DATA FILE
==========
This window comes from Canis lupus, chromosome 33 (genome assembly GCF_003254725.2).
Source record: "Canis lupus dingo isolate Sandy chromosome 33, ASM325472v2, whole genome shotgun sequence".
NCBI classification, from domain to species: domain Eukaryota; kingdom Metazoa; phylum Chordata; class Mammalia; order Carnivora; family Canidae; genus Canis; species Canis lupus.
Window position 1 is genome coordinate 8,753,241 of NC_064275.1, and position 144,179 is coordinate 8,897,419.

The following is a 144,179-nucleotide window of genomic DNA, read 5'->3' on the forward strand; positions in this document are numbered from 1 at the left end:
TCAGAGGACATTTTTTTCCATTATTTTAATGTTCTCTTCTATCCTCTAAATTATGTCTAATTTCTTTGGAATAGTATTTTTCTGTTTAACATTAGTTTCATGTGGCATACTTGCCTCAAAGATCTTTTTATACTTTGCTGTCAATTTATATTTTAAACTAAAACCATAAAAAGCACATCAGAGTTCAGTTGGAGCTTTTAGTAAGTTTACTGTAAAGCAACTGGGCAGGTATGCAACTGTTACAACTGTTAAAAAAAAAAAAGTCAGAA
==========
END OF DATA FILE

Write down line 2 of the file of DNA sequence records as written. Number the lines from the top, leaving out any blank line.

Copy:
Source record: "Canis lupus dingo isolate Sandy chromosome 33, ASM325472v2, whole genome shotgun sequence".